Last Updated: Friday - 09/24/2010
May 31, 2010
What is the correct use of the word faith?
SR. LOUISE ZDUNICH, NDC
Frequently, I hear the word "faith" used in sentences like ". . . wants to join our faith" and "We need to teach our faith." Is this correct usage of "faith"?
Christianity is a faith or religion. So are Judaism, Hinduism, Islam, etc. Catholicism is not properly called a faith. Our faith is the Christian faith as embodied in Catholicism.
Other traditions of Christianity such as Anglican, Lutheran, Baptist, United also belong to the Christian faith for we all believe that Jesus Christ is God and that he suffered, died and rose from the dead.
We are all baptized in the Trinity and believe that the Bible is God's word. Most, if not all, Christian churches recite the same Creed. However, due to historical circumstances, the expression and practice of our beliefs differ, sometimes considerably.
When Christians of another tradition want to become Catholics, they are not changing their "faith" but are joining the Catholic Church. That is why they are not baptized again, unless the Church questions the validity of their original Baptism.
In that case, they are baptized conditionally. However, if Jews or Muslims want to become Christian, they would be changing their faith and have to be baptized.
For the second part of your question, we need to look at the meaning of "faith." There are two facets to faith or religion.
One is the objective facet, that is the content of our belief system. For Catholics, this includes doctrine from the Bible, Tradition and councils of the Church, as well as the official pronouncements of popes. These are the teachings we have in catechisms and creeds; they are our beliefs as Catholics.
For other Christian traditions, beliefs are in the teachings of the Bible, early Church councils and their own traditions.
These are objective truths one can and must teach and learn constantly throughout life. To believe in Jesus, we need to know who he is, what the Bible and the Church teach about him. One could call this the intellectual part of faith where you learn and understand what it is you believe.
The other aspect is the subjective. The theological virtue of faith is a gift from God as are hope and love. It includes the human response to God's gift. It is more an affair of the heart.
MODEL YOUR FAITH
You can't teach this kind of faith any more than you can teach hope or love. You can model them in your own life and thus help others to develop them. You can foster faith in the home and school by providing an atmosphere where God is shown to be loving and present in daily life, by regular prayer and participation in Mass, as well as by teaching what we, as Church believe.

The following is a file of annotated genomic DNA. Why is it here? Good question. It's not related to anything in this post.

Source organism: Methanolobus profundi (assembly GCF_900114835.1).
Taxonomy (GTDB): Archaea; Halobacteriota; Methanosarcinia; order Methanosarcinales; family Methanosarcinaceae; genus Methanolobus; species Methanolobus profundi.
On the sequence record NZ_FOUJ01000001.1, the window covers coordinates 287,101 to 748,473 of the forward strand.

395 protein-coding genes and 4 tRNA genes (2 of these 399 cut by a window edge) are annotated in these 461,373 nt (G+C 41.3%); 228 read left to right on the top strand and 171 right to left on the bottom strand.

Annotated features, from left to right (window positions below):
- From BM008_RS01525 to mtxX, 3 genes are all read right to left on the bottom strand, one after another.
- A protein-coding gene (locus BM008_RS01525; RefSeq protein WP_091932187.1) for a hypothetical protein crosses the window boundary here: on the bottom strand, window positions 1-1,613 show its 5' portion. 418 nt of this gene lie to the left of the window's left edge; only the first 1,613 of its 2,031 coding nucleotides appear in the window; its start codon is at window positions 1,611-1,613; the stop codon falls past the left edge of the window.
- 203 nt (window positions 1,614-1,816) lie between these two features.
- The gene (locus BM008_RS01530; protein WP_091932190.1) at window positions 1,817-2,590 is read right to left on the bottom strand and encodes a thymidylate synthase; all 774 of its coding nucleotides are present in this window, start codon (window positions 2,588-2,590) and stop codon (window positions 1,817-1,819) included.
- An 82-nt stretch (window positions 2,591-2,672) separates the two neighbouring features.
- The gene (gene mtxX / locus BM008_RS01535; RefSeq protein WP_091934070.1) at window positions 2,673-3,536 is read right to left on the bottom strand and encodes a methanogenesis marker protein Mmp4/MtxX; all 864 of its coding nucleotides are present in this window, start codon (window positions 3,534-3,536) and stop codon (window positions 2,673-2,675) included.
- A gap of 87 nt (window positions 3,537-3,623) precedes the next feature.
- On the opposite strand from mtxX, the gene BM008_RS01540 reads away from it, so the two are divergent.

Faith and belief translate the Hebrew word aman, which expresses the idea of firmness, constancy. In the biblical sense, to believe means to put one's security in God alone. Acknowledging one's own weakness while placing all trust in God is faith.
Abraham is a powerful example provided by the Old Testament. God told him to leave his home; Abraham trusts and sets out. God promises that Abraham's descendants will be as numerous as the grains of sand; Abraham believes in spite of contrary evidence.
In the New Testament, faith is faith in Jesus and in his ongoing mission on earth. Faith is believing that Jesus came from God to teach us the way to God, to suffer and die for us, to rise again and to send the Holy Spirit to guide and strengthen us.
In John, Jesus is life-filled and he came into the world so that we could share in his life. Faith is a gift of God that requires humanity's free response. Disbelief is deliberately separating oneself from Christ's light. Faith can be blocked by pride but also by the "folly" of the cross. Even the disciples had a hard time believing.
So one can and must teach the objective aspects of our beliefs but one cannot "teach" the subjective aspect of faith which is God's gift and the heart's grateful response of love and trust.
LEARN TO LOVE
It is difficult to love someone or something one does not know. Therefore, the objective knowledge must be taught and learned using our intelligence. This knowledge facilitates the subjective response of the heart to God's initiative.
However, we know well that God can bypass human means and directly touch the heart, as happened to Paul.
(Have any other questions? E-mail: email@example.com)
Copyright © 1998, 1999, 2000, 2001, 2002, 2003, 2004, 2005, 2006, 2007, 2008, 2009 -- Western Catholic Reporter
Our mission: To serve our readers by bringing the Gospel to bear on current issues in the Church and in secular culture through accurate news coverage and reflective commentary.